Barbara Dunn “Not On My Watch” Awareness For Health-care Associated Infections (HAI)

medical worker doctor-hand-washingHealth-care Associated Infections, known as (HCAI or HCI), is a serious problem that continues to soar in medical facilities and hospitals throughout the world. This is one of the biggest global medical crisis that you may of never heard of. HAI annually affects millions of patients, visitors, as well as the hospital and medical health care personnel themselves.

Barbara Dunn, who is a PR representative for Kimberly-Clark, has set up an awareness program and site, entitled “Not on My Watch.” This great resource can be found at

This website represents a joint effort to educate the public, the health care professionals and their patients, on the real and existing dangers of hospital and health care spread infections. There are millions of individuals who are falling ill in the very place where they are expected to cure or get well.

How HAI Happens
When a health-care worker, a patient or visitor goes to a hospital or medical facility to get medical care or to visit someone, they suddenly contract an unrelated infection while there, which requires costly medical attention. Health-Care or Hospital Associated Infections has now become a critical global crisis which affects millions of individuals. The World Health Organization (WHO), claims there are up to 1.5 million individuals who suffer from bacterial infections acquired from hospitals at any point of time!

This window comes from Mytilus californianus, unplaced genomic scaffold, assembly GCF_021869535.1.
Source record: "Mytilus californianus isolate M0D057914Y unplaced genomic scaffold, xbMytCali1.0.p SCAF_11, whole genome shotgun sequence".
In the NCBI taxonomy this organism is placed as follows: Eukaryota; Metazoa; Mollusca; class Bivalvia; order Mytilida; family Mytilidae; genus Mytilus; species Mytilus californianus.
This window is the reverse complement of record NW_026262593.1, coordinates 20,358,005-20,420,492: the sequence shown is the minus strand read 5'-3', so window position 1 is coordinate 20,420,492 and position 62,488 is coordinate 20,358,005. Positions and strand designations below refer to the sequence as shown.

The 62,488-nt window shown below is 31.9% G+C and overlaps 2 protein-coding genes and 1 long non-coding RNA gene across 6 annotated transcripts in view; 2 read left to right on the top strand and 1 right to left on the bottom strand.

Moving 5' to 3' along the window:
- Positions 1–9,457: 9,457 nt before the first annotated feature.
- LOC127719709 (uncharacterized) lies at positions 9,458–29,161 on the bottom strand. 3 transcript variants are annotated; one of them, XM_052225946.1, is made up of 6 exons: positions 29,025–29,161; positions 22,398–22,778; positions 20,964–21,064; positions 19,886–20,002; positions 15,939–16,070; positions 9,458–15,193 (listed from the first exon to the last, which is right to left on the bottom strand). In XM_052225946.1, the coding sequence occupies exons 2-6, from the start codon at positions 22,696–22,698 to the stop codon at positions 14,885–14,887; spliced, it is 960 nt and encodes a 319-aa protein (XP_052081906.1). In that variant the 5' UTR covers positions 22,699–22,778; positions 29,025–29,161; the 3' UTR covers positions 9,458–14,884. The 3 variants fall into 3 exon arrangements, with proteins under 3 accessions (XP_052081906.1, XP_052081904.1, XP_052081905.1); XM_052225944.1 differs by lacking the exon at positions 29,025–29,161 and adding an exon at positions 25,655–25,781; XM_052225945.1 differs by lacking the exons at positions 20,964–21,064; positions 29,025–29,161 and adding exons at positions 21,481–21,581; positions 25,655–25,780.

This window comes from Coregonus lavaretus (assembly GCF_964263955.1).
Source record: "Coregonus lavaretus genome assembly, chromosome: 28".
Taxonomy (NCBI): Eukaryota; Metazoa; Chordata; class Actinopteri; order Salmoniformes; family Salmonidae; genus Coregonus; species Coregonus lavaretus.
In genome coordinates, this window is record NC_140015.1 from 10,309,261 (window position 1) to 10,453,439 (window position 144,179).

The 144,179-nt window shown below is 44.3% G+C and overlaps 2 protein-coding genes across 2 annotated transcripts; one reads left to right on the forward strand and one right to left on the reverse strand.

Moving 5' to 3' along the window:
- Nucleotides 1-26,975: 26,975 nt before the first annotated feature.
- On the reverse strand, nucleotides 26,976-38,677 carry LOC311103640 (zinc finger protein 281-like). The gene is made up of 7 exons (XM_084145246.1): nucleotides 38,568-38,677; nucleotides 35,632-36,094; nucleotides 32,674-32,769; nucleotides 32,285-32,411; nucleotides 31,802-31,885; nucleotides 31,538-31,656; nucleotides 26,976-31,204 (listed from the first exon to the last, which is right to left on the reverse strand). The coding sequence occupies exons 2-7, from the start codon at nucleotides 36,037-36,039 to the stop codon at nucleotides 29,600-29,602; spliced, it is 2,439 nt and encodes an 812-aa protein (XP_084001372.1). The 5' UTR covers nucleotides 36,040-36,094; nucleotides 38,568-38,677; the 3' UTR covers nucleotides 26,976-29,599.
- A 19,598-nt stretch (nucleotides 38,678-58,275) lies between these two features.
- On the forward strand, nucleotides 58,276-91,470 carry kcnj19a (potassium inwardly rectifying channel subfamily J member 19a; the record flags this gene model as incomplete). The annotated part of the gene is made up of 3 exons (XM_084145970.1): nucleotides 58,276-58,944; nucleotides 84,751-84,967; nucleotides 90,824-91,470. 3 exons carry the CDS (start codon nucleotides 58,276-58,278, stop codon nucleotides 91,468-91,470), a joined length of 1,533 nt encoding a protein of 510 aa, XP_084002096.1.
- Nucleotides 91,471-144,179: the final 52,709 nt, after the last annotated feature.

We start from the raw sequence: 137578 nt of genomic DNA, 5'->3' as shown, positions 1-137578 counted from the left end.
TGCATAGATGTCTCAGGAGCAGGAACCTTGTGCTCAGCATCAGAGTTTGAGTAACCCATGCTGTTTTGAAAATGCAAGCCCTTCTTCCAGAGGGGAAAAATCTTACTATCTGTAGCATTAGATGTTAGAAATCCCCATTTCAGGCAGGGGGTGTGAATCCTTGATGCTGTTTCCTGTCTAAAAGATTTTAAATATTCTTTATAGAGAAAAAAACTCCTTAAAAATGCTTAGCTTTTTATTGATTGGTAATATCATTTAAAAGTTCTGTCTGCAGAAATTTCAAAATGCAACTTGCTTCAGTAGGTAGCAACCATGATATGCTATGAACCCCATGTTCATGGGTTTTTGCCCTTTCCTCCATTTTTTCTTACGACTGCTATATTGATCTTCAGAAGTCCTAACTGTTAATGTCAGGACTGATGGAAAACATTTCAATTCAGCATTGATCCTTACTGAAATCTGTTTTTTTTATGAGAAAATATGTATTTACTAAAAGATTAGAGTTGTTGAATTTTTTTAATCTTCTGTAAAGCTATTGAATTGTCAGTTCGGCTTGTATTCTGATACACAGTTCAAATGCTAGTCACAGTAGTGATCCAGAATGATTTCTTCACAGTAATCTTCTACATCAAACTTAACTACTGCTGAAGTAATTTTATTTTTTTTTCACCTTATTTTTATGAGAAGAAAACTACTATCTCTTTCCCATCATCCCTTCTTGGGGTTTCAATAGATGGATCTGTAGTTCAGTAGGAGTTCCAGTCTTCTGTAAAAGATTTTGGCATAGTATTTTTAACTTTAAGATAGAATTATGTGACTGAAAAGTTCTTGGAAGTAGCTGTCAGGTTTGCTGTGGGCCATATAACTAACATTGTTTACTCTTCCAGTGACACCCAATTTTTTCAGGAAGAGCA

Is HAI Preventable?
Although every health facility has strict cleaning and hygiene protocols, such as the constant use of hand ‘anti-bacterial’ gels, but because of the medical environment, it is almost impossible to control and combat aggressive bacteria such as: c.difficile and MRSA among others.

MRSA is an especially dangerous form of bacterial infection that’s difficult to contain and treat as it’s usually resistant to most antibiotics. MRSA is also common in hospitals because it attacks the patient’s already weakened immune systems, caused by another illness. Open cuts and wounds also provides a way in for this particular bacteria to spread. Clostridium Difficile, is the other common bacteria found in these settings, where patients are also at the most risk and susceptible.

While hospital or health-care associated infections may not be completely unavoidable, a lot of the infections are spread because of a lack of or a non-existent infection control program. This is a extremely serious and a growing problem that just a few of the hospitals have properly addressed.

The Cost On The Health Care System
The cost of controlling these type of infections are having a huge economic toll on the already stretched health-care system budgets. Contracting these infections can typically require the patients to spend significantly more time in the hospital for treatment, costing an estimated additional $8 billion in costs, this according to the Center for Disease Dynamics.